His father, too, was shocked to see him, so reduced was that figure from its former contours by worry and the bad season that Clare had experienced, in the climate to which he had so rashly hurried in his first aversion to the mockery of events at home. You could see the skeleton behind the man, and almost the ghost behind the skeleton. He matched Crivelli's dead Christus. His sunken eye-pits were of morbid hue, and the light in his eyes had waned. The angular hollows and lines of his aged ancestors had succeeded to their reign in his face twenty years before their time.
"I was ill over there, you know," he said. "I am all right now."
As if, however, to falsify this assertion, his legs seemed to give way, and he suddenly sat down to save himself from falling. It was only a slight attack of faintness, resulting from the tedious day's journey, and the excitement of arrival.
"Has any letter come for me lately?" he asked. "I received the last you sent on by the merest chance, and after considerable delay through being inland; or I might have come sooner."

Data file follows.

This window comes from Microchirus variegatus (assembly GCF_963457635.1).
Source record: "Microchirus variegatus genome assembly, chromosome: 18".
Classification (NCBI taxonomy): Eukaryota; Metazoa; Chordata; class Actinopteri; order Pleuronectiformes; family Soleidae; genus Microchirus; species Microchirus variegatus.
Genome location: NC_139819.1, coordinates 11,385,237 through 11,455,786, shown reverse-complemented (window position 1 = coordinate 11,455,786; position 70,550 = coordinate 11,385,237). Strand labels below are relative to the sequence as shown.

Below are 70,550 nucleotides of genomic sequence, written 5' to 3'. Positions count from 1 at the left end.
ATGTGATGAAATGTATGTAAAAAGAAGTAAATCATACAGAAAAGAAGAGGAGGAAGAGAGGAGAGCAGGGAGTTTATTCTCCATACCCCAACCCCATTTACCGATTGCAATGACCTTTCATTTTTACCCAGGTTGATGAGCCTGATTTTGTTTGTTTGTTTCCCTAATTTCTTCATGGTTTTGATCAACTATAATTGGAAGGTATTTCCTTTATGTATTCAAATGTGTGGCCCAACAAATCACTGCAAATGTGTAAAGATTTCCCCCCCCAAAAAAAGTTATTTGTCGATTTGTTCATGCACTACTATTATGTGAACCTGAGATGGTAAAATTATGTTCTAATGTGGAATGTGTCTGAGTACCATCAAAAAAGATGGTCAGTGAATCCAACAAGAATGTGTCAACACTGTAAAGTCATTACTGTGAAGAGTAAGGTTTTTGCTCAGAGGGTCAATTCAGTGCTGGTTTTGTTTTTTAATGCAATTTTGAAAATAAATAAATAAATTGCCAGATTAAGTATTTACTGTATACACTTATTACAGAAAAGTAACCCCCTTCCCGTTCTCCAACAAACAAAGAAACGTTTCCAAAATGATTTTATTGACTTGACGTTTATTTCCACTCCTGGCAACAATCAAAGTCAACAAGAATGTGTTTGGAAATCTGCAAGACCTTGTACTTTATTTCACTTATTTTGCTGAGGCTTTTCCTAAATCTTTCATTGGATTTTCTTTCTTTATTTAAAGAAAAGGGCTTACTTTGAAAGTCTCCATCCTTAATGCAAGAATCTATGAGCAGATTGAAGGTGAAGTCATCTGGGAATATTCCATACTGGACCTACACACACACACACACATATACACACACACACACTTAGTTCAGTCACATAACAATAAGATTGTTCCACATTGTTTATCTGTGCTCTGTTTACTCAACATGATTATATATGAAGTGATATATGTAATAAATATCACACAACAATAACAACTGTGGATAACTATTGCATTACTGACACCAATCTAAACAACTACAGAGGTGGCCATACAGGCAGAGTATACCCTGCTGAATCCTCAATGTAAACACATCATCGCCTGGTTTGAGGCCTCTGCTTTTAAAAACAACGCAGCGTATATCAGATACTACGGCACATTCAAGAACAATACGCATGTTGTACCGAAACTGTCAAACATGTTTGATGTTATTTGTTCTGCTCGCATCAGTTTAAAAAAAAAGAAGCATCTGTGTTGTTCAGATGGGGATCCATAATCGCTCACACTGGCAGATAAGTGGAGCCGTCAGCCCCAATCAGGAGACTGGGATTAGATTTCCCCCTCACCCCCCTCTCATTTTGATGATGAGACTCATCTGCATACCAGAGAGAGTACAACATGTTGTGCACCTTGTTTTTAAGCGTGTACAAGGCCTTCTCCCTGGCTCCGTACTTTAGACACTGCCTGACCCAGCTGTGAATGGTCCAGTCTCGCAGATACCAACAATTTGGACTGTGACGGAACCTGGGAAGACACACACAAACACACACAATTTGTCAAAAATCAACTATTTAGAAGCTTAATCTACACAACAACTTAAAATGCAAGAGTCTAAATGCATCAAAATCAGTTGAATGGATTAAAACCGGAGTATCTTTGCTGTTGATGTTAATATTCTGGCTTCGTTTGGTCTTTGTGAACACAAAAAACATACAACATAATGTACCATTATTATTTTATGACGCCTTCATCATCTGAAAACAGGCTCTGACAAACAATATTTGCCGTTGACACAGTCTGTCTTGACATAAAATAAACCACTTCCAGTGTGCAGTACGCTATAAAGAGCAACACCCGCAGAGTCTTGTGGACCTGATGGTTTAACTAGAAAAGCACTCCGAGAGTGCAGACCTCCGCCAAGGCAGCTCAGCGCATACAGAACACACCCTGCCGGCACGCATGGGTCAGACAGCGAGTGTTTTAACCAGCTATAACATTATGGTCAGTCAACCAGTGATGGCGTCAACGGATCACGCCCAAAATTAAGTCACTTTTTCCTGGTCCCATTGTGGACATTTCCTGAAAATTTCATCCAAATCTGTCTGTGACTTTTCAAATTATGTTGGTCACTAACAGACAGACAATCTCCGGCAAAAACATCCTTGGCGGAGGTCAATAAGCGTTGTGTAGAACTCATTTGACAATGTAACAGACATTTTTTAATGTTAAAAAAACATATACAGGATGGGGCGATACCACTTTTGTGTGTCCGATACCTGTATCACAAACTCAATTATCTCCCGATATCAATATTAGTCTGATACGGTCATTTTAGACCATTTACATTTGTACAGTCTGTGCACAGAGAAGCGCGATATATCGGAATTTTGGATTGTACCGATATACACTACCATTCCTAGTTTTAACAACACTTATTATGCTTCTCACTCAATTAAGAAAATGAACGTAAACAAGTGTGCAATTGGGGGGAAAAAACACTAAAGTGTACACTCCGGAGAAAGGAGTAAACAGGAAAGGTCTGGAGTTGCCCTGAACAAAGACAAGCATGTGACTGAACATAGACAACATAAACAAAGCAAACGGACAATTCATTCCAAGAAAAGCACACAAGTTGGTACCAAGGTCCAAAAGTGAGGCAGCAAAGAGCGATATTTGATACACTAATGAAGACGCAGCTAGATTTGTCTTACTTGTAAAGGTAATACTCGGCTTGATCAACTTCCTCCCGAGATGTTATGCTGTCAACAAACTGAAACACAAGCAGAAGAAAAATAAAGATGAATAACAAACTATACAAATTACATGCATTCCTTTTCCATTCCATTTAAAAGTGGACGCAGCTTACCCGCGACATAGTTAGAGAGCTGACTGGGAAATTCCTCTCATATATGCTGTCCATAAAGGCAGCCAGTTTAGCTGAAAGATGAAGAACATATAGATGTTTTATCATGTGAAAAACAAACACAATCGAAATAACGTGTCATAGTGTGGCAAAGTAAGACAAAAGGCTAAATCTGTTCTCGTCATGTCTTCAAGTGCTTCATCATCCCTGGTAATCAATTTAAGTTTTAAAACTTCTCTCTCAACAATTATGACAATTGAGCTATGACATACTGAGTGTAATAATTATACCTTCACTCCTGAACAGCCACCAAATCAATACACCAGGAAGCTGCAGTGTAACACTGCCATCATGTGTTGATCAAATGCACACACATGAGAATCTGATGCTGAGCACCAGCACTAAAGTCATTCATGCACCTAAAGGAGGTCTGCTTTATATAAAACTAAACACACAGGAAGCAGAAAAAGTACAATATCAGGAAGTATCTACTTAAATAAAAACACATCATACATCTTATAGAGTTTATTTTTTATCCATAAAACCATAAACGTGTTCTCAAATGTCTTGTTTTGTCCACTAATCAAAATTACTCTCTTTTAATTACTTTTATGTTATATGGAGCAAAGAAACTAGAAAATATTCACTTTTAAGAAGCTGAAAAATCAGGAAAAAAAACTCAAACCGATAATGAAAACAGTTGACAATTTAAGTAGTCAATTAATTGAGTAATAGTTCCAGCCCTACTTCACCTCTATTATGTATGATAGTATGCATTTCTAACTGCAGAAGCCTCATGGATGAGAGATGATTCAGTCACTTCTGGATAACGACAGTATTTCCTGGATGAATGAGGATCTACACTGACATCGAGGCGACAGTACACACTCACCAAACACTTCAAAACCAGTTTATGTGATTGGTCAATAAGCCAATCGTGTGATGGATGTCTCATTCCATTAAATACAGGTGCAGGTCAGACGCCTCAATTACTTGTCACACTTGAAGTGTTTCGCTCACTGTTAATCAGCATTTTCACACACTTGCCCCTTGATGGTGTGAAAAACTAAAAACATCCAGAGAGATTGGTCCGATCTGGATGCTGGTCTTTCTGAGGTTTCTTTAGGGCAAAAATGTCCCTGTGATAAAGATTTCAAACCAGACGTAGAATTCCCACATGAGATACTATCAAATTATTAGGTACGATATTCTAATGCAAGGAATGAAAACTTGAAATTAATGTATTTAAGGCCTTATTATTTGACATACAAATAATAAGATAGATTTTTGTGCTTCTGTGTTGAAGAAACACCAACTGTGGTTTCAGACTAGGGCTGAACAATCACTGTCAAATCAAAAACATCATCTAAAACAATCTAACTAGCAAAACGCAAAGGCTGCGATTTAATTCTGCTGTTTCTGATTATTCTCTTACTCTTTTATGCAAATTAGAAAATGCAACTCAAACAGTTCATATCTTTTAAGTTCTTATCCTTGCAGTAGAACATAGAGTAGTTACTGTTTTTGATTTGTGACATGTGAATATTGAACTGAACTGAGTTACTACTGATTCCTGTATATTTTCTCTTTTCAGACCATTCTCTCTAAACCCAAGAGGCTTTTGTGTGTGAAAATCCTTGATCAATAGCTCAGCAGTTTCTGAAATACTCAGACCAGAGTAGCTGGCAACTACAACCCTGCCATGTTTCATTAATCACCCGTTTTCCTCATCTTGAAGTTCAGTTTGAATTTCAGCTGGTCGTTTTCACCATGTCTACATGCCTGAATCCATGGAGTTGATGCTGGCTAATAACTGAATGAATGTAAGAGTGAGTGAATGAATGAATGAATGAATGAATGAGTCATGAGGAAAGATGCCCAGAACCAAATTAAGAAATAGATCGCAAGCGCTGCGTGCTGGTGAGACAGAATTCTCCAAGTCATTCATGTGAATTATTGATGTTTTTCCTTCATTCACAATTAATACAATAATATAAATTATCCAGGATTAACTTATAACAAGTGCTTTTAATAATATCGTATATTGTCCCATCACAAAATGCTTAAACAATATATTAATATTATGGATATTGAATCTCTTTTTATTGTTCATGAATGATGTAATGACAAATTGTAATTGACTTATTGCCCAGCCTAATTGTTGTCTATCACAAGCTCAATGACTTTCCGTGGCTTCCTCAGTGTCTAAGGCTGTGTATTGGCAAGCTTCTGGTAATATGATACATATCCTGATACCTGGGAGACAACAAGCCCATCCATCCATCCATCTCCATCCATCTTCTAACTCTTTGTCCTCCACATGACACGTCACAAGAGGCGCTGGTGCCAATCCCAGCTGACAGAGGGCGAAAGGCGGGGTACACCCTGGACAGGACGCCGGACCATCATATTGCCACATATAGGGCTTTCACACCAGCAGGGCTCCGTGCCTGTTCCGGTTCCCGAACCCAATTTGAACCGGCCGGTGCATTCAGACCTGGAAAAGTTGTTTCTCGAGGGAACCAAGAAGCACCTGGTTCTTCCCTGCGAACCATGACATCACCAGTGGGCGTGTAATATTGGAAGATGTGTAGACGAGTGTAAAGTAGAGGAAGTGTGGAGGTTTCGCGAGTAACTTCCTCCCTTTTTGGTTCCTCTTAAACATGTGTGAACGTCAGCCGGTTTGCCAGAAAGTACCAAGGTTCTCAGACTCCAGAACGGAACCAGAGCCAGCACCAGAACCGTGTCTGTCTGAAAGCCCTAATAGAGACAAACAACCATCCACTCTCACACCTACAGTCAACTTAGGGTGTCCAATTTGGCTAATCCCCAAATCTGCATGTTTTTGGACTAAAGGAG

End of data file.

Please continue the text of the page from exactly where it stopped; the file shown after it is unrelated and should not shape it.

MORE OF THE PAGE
"It was from your wife, we supposed?"
Only one other had recently come. They had not sent it on to him, knowing he would start for home so soon.
He hastily opened the letter produced, and was much disturbed to read in Tess's handwriting the sentiments expressed in her last hurried scrawl to him.
"It is quite true!" said Angel, throwing down the letter. "Perhaps she will never be reconciled to me!"
"Don't, Angel, be so anxious about a mere child of the soil!" said his mother.
"Child of the soil! Well, we all are children of the soil. I wish she were so in the sense you mean; but let me now explain to you what I have never explained before, that her father is a descendant in the male line of one of the oldest Norman houses, like a good many others who lead obscure agricultural lives in our villages, and are dubbed 'sons of the soil.'"
He soon retired to bed; and the next morning, feeling exceedingly unwell, he remained in his room pondering. The circumstances amid which he had left Tess were such that though, while on the south of the Equator and just in receipt of her loving epistle, it had seemed the easiest thing in the world to rush back into her arms the moment he chose to forgive her, now that he had arrived it was not so easy as it had seemed. She was passionate, and her present letter, showing that her estimate of him had changed under his delay--too justly changed, he sadly owned,--made him ask himself if it would be wise to confront her unannounced in the presence of her parents. Supposing that her love had indeed turned to dislike during the last weeks of separation, a sudden meeting might lead to bitter words.